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Amazon is opening its potentially revolutionary checkout-free grocery story to the public today

On Monday, residents of Seattle will have the chance to shop at Amazon Go, the online retail giant’s brick-and-mortar grocery store, becoming the first people outside Amazon to try out the cashier-free shopping. Amazon employees started using the convenience store in December 2016, and mastering the technology of using cameras and sensors to charge people the correct amount for their purchase proved harder than expected. Issues included differentiating shoppers with similar body types and dealing with children eating items in-store or rearranging them on shelves, Reuters reports.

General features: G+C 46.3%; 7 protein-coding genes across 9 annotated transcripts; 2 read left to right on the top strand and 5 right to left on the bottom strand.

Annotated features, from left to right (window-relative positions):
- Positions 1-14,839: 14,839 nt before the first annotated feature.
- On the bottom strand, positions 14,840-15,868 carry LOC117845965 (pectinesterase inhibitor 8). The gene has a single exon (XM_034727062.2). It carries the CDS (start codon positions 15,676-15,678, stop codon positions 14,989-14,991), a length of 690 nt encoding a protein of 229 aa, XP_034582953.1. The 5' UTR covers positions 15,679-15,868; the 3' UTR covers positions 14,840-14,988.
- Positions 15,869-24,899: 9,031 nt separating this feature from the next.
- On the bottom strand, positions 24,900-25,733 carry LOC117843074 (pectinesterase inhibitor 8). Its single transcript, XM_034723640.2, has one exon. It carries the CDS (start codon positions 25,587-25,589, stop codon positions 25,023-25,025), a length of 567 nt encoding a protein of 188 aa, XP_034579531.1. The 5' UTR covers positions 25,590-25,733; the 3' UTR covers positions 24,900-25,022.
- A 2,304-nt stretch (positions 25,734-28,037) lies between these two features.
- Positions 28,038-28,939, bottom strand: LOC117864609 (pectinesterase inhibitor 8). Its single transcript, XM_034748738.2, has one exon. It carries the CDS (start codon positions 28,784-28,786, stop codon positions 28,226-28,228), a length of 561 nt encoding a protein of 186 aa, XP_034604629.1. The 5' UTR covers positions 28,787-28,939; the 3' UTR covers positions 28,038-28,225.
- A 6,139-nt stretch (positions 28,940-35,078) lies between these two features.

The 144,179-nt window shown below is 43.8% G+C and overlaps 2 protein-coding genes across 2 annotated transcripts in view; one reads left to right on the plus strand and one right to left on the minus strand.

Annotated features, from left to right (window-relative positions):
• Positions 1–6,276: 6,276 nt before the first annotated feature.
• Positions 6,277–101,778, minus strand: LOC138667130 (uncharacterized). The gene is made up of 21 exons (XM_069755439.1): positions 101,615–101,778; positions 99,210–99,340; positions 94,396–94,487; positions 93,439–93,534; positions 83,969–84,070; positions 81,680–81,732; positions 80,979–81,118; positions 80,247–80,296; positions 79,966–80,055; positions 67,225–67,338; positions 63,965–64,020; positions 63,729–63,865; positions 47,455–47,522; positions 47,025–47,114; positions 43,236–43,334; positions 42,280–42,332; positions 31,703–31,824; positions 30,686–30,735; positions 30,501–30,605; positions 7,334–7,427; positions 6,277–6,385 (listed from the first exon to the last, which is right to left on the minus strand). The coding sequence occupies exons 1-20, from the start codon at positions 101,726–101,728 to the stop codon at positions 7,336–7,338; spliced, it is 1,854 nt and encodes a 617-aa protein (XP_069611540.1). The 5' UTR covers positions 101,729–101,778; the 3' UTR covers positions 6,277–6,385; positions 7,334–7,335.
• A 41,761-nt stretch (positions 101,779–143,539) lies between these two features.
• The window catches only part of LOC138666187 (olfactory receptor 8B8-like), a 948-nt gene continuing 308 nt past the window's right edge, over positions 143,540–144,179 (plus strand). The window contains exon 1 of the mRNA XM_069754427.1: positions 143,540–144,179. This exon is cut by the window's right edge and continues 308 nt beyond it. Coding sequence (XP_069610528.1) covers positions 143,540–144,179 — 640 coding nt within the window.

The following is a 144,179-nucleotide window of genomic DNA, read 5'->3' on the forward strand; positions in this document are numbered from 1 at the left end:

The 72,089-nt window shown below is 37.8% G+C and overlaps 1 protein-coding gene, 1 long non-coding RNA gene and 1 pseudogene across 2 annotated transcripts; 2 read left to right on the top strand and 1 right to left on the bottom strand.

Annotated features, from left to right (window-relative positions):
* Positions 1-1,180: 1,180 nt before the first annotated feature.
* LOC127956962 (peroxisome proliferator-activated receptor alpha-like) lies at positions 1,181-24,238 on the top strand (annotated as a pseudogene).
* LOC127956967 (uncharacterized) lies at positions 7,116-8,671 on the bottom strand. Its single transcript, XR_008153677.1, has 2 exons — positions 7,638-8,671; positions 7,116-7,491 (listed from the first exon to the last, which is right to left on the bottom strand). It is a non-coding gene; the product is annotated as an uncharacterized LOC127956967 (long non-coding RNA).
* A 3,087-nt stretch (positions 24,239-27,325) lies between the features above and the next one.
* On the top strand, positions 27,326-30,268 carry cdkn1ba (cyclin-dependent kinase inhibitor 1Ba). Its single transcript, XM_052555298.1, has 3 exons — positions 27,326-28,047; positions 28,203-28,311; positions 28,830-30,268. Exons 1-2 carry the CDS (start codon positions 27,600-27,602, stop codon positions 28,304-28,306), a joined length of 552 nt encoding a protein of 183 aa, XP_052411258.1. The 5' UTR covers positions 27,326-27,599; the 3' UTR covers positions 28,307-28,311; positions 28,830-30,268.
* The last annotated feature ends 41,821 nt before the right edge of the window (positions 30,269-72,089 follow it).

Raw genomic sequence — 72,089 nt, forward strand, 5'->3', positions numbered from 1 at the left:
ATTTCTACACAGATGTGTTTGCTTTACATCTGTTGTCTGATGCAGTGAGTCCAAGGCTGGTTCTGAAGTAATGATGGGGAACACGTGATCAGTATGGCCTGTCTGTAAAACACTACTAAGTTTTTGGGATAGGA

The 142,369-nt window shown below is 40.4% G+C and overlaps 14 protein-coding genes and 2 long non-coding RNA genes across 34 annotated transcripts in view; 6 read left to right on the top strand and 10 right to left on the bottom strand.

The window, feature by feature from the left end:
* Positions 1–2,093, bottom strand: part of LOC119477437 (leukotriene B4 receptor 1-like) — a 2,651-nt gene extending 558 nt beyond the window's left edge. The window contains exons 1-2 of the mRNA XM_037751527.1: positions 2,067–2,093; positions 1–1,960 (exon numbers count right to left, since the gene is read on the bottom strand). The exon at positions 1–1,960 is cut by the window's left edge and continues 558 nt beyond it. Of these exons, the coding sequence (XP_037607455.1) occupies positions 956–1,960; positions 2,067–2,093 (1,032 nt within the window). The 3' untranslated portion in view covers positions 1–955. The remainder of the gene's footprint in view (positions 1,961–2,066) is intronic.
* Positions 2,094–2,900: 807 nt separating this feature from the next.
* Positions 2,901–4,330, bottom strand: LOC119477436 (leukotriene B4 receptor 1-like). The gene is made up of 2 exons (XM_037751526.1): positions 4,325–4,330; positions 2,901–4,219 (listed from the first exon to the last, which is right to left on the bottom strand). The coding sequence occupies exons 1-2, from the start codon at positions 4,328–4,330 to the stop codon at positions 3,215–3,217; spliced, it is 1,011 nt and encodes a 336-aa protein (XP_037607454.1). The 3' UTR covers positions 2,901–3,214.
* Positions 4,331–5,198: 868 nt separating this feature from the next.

Shoppers pass through a turnstile to get into the store, scanning a smartphone app that links them to a credit card on file. Cameras and weight sensors on shelves determine what customers buy, and they are charged for whatever they still have with them when they walk out through the turnstiles again. Reuters correspondent Jeffrey Dastin tried out the store, and he got in an out with a bottle of water in under 30 seconds.

Since customers like speed, Amazon’s checkout-free technology could upend retail stores more than its online store already has. But the company says it has no plans to introduce this technology to Whole Foods Market stores, which are bigger and more complicated than Amazon Go shops; Amazon purchased Whole Foods last year for $13.7 billion.